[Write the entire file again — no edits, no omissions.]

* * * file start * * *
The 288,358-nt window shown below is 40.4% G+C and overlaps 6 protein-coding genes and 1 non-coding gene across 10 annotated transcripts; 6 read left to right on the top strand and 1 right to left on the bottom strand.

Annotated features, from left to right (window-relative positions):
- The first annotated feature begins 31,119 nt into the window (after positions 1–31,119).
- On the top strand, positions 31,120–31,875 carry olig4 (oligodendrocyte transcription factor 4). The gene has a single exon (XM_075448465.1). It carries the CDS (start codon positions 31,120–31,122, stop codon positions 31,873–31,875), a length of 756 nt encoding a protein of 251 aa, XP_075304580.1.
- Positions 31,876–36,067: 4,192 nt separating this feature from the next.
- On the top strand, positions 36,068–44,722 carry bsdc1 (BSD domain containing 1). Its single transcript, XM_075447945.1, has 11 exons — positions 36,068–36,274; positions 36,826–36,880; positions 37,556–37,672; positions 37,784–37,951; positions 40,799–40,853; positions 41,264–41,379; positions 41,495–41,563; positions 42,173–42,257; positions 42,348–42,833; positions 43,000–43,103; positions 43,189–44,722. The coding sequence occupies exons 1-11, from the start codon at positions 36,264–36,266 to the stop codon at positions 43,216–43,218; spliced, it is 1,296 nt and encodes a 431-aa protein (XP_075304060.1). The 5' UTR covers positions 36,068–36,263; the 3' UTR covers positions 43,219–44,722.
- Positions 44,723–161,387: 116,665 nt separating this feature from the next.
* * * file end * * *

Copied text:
The 288,358-nt window shown below is 40.4% G+C and overlaps 6 protein-coding genes and 1 non-coding gene across 10 annotated transcripts; 6 read left to right on the top strand and 1 right to left on the bottom strand.

Annotated features, from left to right (window-relative positions):
- The first annotated feature begins 31,119 nt into the window (after positions 1–31,119).
- On the top strand, positions 31,120–31,875 carry olig4 (oligodendrocyte transcription factor 4). The gene has a single exon (XM_075448465.1). It carries the CDS (start codon positions 31,120–31,122, stop codon positions 31,873–31,875), a length of 756 nt encoding a protein of 251 aa, XP_075304580.1.
- Positions 31,876–36,067: 4,192 nt separating this feature from the next.
- On the top strand, positions 36,068–44,722 carry bsdc1 (BSD domain containing 1). Its single transcript, XM_075447945.1, has 11 exons — positions 36,068–36,274; positions 36,826–36,880; positions 37,556–37,672; positions 37,784–37,951; positions 40,799–40,853; positions 41,264–41,379; positions 41,495–41,563; positions 42,173–42,257; positions 42,348–42,833; positions 43,000–43,103; positions 43,189–44,722. The coding sequence occupies exons 1-11, from the start codon at positions 36,264–36,266 to the stop codon at positions 43,216–43,218; spliced, it is 1,296 nt and encodes a 431-aa protein (XP_075304060.1). The 5' UTR covers positions 36,068–36,263; the 3' UTR covers positions 43,219–44,722.
- Positions 44,723–161,387: 116,665 nt separating this feature from the next.